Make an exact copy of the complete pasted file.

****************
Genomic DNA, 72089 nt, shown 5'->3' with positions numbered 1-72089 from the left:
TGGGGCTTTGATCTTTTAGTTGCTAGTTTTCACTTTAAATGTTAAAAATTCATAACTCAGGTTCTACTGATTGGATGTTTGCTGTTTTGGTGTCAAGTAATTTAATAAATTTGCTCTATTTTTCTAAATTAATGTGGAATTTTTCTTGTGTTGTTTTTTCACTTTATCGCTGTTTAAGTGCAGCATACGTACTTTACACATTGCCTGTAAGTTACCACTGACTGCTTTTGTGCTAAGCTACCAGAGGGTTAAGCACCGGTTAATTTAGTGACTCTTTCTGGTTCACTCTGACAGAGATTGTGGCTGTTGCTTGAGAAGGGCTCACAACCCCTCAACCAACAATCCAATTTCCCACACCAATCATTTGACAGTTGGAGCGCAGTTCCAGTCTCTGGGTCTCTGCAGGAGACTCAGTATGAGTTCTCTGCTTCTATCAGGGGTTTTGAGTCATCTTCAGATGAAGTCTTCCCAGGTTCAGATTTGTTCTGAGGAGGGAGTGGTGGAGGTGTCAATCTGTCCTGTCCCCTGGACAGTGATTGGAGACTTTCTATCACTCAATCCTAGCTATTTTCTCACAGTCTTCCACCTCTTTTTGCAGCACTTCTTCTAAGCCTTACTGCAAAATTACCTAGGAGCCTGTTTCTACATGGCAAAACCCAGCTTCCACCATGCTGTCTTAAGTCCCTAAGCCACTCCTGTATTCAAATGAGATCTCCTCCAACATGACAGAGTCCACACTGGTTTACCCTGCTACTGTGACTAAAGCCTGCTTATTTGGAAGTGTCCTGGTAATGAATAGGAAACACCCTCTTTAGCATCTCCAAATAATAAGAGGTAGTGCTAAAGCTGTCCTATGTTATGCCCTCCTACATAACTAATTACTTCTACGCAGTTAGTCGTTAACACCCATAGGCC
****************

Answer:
Genomic DNA, 72089 nt, shown 5'->3' with positions numbered 1-72089 from the left:
TGGGGCTTTGATCTTTTAGTTGCTAGTTTTCACTTTAAATGTTAAAAATTCATAACTCAGGTTCTACTGATTGGATGTTTGCTGTTTTGGTGTCAAGTAATTTAATAAATTTGCTCTATTTTTCTAAATTAATGTGGAATTTTTCTTGTGTTGTTTTTTCACTTTATCGCTGTTTAAGTGCAGCATACGTACTTTACACATTGCCTGTAAGTTACCACTGACTGCTTTTGTGCTAAGCTACCAGAGGGTTAAGCACCGGTTAATTTAGTGACTCTTTCTGGTTCACTCTGACAGAGATTGTGGCTGTTGCTTGAGAAGGGCTCACAACCCCTCAACCAACAATCCAATTTCCCACACCAATCATTTGACAGTTGGAGCGCAGTTCCAGTCTCTGGGTCTCTGCAGGAGACTCAGTATGAGTTCTCTGCTTCTATCAGGGGTTTTGAGTCATCTTCAGATGAAGTCTTCCCAGGTTCAGATTTGTTCTGAGGAGGGAGTGGTGGAGGTGTCAATCTGTCCTGTCCCCTGGACAGTGATTGGAGACTTTCTATCACTCAATCCTAGCTATTTTCTCACAGTCTTCCACCTCTTTTTGCAGCACTTCTTCTAAGCCTTACTGCAAAATTACCTAGGAGCCTGTTTCTACATGGCAAAACCCAGCTTCCACCATGCTGTCTTAAGTCCCTAAGCCACTCCTGTATTCAAATGAGATCTCCTCCAACATGACAGAGTCCACACTGGTTTACCCTGCTACTGTGACTAAAGCCTGCTTATTTGGAAGTGTCCTGGTAATGAATAGGAAACACCCTCTTTAGCATCTCCAAATAATAAGAGGTAGTGCTAAAGCTGTCCTATGTTATGCCCTCCTACATAACTAATTACTTCTACGCAGTTAGTCGTTAACACCCATAGGCC